ArchiveGrid is a collection of over five million archival material descriptions, including MARC records from WorldCat and finding aids harvested from the web. It contains archival collections held by thousands of libraries, museums, historical societies, and archives. Contribution to the system is available to any institution. Most of the contributions are from United States based institutions, but many other countries are represented, including Canada, Australia, and the United Kingdom. ArchiveGrid is associated with OCLC Research and helps to advance their goals of making archival collections and materials easier to find. ArchiveGrid is described as "the ultimate destination for searching through family histories, political papers, and historical records held in archives around the world."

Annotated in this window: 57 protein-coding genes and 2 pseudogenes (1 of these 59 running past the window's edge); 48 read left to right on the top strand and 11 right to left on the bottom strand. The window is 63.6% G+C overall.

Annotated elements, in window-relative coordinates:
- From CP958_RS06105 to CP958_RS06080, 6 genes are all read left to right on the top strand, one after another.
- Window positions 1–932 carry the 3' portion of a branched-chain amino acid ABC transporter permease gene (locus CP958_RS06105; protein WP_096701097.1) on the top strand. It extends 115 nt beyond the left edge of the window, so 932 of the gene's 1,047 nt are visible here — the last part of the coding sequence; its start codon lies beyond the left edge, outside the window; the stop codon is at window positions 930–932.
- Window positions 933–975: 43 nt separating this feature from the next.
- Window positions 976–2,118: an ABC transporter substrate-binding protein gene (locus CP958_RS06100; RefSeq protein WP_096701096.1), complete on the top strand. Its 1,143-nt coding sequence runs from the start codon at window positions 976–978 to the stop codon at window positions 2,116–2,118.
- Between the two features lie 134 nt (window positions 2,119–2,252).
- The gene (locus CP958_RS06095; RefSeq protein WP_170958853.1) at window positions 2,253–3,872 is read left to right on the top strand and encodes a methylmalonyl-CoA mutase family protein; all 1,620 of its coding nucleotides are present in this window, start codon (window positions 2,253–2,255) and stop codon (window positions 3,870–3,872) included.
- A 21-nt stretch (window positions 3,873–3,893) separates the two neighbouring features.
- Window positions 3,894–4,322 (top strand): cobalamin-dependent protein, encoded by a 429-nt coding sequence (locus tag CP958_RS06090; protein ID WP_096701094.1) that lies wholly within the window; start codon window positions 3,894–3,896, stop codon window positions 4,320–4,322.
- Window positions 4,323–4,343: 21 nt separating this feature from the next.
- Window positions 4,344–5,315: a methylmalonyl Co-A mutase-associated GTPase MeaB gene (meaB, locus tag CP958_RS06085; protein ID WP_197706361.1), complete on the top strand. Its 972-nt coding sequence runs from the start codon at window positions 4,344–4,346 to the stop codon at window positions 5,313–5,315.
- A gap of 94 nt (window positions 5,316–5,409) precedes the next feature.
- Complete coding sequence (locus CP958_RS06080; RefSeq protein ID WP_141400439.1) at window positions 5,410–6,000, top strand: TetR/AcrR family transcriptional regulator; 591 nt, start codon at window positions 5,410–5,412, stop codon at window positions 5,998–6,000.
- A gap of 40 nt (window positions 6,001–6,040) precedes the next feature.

Tish Ciravolo is a Los-Angeles-based bass player and guitar designer, and the president and founder of Daisy Rock Guitars.
Daniel Waters is an American author of young adult novels. He lives in Connecticut with his wife and children.
The Cal Poly Pomona University Library is the main library on the campus of California State Polytechnic University, Pomona. It has in its collection 670,580 books; 6,883 serial subscriptions and 10,417 audiovisual materials.
Internet and Technology Law Desk Reference is a non-fiction book about information technology law, written by Michael Dennis Scott. The book uses wording from legal cases to define information technology jargon, and gives citations to individual lawsuits. Scott received his B.S. degree from Massachusetts Institute of Technology and graduated with a J.D. from the University of California, Los Angeles. He has taught as a law professor at Southwestern Law School. The book was published by Aspen Law and Business in 1999. Multiple subsequent editions were published under the imprint Aspen Publishers. Internet and Technology Law Desk Reference was recommended by the Cyberlaw Research Resources Guide at the James E. Rogers College of Law, and has been used as a reference in law journals including University of Pennsylvania Journal of International Economic Law, and Berkeley Technology Law Journal.